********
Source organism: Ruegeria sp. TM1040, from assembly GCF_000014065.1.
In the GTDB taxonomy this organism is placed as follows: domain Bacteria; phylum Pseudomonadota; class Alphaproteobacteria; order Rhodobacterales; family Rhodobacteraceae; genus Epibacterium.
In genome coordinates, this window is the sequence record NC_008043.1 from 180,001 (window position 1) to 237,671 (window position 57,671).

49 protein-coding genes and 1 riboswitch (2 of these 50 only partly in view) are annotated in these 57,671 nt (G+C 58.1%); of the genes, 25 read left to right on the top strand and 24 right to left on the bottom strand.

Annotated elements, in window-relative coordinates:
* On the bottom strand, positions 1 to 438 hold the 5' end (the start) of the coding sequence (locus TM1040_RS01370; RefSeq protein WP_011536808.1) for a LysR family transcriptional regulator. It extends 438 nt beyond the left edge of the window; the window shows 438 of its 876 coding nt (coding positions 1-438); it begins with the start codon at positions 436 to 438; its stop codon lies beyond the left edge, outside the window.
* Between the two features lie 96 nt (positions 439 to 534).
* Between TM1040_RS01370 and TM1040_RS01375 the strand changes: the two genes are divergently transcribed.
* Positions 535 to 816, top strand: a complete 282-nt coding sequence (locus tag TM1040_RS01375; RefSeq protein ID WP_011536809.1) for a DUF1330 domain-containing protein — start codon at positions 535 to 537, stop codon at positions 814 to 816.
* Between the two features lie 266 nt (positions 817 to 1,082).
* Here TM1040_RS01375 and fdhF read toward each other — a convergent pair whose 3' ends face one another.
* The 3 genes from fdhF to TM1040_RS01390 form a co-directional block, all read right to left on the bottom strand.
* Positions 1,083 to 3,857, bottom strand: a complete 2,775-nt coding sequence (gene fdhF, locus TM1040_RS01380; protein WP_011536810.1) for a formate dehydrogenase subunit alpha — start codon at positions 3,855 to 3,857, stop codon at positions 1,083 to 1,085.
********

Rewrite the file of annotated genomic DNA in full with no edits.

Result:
Source organism: Ruegeria sp. TM1040, from assembly GCF_000014065.1.
In the GTDB taxonomy this organism is placed as follows: domain Bacteria; phylum Pseudomonadota; class Alphaproteobacteria; order Rhodobacterales; family Rhodobacteraceae; genus Epibacterium.
In genome coordinates, this window is the sequence record NC_008043.1 from 180,001 (window position 1) to 237,671 (window position 57,671).

49 protein-coding genes and 1 riboswitch (2 of these 50 only partly in view) are annotated in these 57,671 nt (G+C 58.1%); of the genes, 25 read left to right on the top strand and 24 right to left on the bottom strand.

Annotated elements, in window-relative coordinates:
* On the bottom strand, positions 1 to 438 hold the 5' end (the start) of the coding sequence (locus TM1040_RS01370; RefSeq protein WP_011536808.1) for a LysR family transcriptional regulator. It extends 438 nt beyond the left edge of the window; the window shows 438 of its 876 coding nt (coding positions 1-438); it begins with the start codon at positions 436 to 438; its stop codon lies beyond the left edge, outside the window.
* Between the two features lie 96 nt (positions 439 to 534).
* Between TM1040_RS01370 and TM1040_RS01375 the strand changes: the two genes are divergently transcribed.
* Positions 535 to 816, top strand: a complete 282-nt coding sequence (locus tag TM1040_RS01375; RefSeq protein ID WP_011536809.1) for a DUF1330 domain-containing protein — start codon at positions 535 to 537, stop codon at positions 814 to 816.
* Between the two features lie 266 nt (positions 817 to 1,082).
* Here TM1040_RS01375 and fdhF read toward each other — a convergent pair whose 3' ends face one another.
* The 3 genes from fdhF to TM1040_RS01390 form a co-directional block, all read right to left on the bottom strand.
* Positions 1,083 to 3,857, bottom strand: a complete 2,775-nt coding sequence (gene fdhF, locus TM1040_RS01380; protein WP_011536810.1) for a formate dehydrogenase subunit alpha — start codon at positions 3,855 to 3,857, stop codon at positions 1,083 to 1,085.